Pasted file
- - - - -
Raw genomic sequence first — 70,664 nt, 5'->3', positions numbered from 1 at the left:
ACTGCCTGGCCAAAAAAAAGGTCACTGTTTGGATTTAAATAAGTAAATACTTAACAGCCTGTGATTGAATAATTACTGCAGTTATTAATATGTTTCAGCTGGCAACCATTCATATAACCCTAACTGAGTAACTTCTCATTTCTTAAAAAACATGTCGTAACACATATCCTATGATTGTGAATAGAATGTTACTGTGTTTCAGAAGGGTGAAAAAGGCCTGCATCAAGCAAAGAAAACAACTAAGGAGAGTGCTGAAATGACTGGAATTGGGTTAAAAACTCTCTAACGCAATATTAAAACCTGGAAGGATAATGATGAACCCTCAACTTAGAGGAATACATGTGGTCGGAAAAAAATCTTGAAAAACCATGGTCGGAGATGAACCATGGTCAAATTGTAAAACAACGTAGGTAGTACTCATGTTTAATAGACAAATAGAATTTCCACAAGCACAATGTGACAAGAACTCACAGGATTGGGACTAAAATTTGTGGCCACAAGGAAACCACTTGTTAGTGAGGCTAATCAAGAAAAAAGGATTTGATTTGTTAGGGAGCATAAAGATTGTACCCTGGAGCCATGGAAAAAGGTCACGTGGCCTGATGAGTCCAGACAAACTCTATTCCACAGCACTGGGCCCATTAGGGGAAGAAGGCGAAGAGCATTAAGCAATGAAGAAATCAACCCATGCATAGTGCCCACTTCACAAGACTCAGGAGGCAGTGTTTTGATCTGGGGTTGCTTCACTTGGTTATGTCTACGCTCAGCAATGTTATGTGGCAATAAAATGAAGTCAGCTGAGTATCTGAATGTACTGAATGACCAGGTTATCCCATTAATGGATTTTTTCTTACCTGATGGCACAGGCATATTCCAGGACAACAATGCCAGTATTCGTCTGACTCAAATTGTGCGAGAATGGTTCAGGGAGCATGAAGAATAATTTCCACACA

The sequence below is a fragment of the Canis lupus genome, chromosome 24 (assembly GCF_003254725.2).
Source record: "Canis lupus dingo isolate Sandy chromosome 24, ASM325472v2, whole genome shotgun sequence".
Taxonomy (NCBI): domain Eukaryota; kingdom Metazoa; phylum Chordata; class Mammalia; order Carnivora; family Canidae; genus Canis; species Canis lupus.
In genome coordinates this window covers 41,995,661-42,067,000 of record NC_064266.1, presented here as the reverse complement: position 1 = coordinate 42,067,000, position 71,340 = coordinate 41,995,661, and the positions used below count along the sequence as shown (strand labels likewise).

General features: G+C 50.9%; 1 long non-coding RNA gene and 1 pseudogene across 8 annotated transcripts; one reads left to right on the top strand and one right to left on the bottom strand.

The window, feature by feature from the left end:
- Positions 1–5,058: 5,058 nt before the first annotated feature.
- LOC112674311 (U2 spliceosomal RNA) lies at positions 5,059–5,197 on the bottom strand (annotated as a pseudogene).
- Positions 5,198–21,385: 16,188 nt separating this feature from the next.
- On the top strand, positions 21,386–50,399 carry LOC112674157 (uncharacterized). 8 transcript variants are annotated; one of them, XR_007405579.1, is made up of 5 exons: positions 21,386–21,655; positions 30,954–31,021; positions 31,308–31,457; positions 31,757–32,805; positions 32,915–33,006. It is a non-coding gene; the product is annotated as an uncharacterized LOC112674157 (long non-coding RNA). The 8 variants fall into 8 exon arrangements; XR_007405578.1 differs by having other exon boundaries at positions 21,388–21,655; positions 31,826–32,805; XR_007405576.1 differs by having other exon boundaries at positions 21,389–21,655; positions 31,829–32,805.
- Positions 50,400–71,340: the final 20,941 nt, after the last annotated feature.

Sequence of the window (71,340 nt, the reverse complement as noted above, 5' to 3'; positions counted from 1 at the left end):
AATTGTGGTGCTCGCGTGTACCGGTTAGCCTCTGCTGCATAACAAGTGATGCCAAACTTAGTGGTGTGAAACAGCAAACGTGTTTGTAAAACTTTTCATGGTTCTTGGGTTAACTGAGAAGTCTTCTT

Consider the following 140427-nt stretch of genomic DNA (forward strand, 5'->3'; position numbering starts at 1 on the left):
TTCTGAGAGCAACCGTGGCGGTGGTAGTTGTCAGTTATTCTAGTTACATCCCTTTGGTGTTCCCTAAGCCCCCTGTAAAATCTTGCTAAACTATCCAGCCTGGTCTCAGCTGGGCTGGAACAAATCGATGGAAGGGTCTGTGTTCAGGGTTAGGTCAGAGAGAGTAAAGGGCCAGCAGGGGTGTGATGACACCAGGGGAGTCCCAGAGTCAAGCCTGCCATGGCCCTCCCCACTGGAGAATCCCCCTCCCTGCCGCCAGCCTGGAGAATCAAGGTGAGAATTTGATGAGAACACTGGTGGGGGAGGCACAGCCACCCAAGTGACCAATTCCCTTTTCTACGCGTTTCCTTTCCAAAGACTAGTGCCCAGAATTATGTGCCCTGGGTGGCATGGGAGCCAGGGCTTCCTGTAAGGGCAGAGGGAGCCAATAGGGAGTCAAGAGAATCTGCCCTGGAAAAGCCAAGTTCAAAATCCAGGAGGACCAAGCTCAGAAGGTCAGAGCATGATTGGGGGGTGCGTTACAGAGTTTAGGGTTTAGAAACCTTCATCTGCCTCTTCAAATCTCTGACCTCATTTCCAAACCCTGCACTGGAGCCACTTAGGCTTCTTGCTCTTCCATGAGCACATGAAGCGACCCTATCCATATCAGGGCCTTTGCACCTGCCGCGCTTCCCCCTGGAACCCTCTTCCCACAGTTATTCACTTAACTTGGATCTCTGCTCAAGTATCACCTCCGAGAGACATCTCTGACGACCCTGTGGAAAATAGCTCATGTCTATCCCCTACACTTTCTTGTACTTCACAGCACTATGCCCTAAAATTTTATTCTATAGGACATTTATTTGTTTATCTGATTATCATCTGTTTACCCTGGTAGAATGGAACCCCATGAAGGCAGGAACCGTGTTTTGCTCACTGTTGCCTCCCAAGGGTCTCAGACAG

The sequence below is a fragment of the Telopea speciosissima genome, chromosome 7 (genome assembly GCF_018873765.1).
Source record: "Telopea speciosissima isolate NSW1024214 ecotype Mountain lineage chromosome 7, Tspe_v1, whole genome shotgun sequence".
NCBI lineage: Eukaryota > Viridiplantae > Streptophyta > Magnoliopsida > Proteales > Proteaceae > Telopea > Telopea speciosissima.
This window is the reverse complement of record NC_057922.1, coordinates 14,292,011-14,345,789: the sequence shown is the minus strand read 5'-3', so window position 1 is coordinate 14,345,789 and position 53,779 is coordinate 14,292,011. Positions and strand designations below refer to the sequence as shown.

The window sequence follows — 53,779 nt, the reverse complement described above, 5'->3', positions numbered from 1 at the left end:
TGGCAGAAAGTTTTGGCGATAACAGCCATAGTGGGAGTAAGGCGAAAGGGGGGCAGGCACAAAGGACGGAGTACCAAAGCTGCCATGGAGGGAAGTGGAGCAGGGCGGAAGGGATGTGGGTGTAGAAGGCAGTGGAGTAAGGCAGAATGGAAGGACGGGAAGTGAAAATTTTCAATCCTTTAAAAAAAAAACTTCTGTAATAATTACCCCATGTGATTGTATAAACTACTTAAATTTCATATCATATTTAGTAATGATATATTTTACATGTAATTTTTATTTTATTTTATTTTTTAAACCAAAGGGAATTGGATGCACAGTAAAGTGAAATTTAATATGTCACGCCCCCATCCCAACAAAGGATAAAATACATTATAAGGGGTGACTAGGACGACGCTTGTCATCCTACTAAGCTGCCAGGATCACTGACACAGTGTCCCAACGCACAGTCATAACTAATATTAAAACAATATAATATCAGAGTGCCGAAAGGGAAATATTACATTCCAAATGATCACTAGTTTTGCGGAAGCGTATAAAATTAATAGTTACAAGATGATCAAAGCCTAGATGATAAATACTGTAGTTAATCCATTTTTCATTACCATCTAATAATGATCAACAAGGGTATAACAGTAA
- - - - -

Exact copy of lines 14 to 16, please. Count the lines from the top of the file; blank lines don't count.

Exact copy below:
Sequence of the window (71,340 nt, the reverse complement as noted above, 5' to 3'; positions counted from 1 at the left end):
AATTGTGGTGCTCGCGTGTACCGGTTAGCCTCTGCTGCATAACAAGTGATGCCAAACTTAGTGGTGTGAAACAGCAAACGTGTTTGTAAAACTTTTCATGGTTCTTGGGTTAACTGAGAAGTCTTCTT

Consider the following 140427-nt stretch of genomic DNA (forward strand, 5'->3'; position numbering starts at 1 on the left):